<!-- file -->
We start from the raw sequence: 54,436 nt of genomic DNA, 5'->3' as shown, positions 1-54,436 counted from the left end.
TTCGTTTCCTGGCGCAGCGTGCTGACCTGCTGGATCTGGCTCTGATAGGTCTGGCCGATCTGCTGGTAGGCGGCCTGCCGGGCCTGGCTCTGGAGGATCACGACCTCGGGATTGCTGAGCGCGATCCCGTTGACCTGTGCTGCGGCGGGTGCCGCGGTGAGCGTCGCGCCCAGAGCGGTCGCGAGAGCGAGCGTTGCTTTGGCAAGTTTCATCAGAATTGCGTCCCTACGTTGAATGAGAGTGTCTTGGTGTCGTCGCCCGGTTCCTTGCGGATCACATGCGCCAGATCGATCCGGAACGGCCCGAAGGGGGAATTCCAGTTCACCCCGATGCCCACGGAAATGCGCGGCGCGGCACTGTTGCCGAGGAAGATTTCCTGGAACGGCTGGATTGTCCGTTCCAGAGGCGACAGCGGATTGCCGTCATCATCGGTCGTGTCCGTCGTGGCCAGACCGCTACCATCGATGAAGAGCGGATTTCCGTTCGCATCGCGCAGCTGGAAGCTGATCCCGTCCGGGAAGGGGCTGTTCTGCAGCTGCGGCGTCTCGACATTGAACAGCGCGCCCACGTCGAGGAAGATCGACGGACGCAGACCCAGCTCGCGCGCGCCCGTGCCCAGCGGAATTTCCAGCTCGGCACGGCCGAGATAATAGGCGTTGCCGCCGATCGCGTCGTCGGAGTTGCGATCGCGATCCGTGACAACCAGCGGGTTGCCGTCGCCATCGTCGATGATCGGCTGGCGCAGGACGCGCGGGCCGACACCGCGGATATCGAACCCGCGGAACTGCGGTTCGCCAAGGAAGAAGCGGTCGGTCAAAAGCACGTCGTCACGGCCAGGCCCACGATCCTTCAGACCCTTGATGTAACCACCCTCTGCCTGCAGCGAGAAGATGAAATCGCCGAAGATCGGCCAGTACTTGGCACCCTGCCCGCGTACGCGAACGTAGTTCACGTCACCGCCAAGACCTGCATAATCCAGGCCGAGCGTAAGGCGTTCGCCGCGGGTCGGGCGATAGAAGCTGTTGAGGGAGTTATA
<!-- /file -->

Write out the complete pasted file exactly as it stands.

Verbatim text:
We start from the raw sequence: 54,436 nt of genomic DNA, 5'->3' as shown, positions 1-54,436 counted from the left end.
TTCGTTTCCTGGCGCAGCGTGCTGACCTGCTGGATCTGGCTCTGATAGGTCTGGCCGATCTGCTGGTAGGCGGCCTGCCGGGCCTGGCTCTGGAGGATCACGACCTCGGGATTGCTGAGCGCGATCCCGTTGACCTGTGCTGCGGCGGGTGCCGCGGTGAGCGTCGCGCCCAGAGCGGTCGCGAGAGCGAGCGTTGCTTTGGCAAGTTTCATCAGAATTGCGTCCCTACGTTGAATGAGAGTGTCTTGGTGTCGTCGCCCGGTTCCTTGCGGATCACATGCGCCAGATCGATCCGGAACGGCCCGAAGGGGGAATTCCAGTTCACCCCGATGCCCACGGAAATGCGCGGCGCGGCACTGTTGCCGAGGAAGATTTCCTGGAACGGCTGGATTGTCCGTTCCAGAGGCGACAGCGGATTGCCGTCATCATCGGTCGTGTCCGTCGTGGCCAGACCGCTACCATCGATGAAGAGCGGATTTCCGTTCGCATCGCGCAGCTGGAAGCTGATCCCGTCCGGGAAGGGGCTGTTCTGCAGCTGCGGCGTCTCGACATTGAACAGCGCGCCCACGTCGAGGAAGATCGACGGACGCAGACCCAGCTCGCGCGCGCCCGTGCCCAGCGGAATTTCCAGCTCGGCACGGCCGAGATAATAGGCGTTGCCGCCGATCGCGTCGTCGGAGTTGCGATCGCGATCCGTGACAACCAGCGGGTTGCCGTCGCCATCGTCGATGATCGGCTGGCGCAGGACGCGCGGGCCGACACCGCGGATATCGAACCCGCGGAACTGCGGTTCGCCAAGGAAGAAGCGGTCGGTCAAAAGCACGTCGTCACGGCCAGGCCCACGATCCTTCAGACCCTTGATGTAACCACCCTCTGCCTGCAGCGAGAAGATGAAATCGCCGAAGATCGGCCAGTACTTGGCACCCTGCCCGCGTACGCGAACGTAGTTCACGTCACCGCCAAGACCTGCATAATCCAGGCCGAGCGTAAGGCGTTCGCCGCGGGTCGGGCGATAGAAGCTGTTGAGGGAGTTATA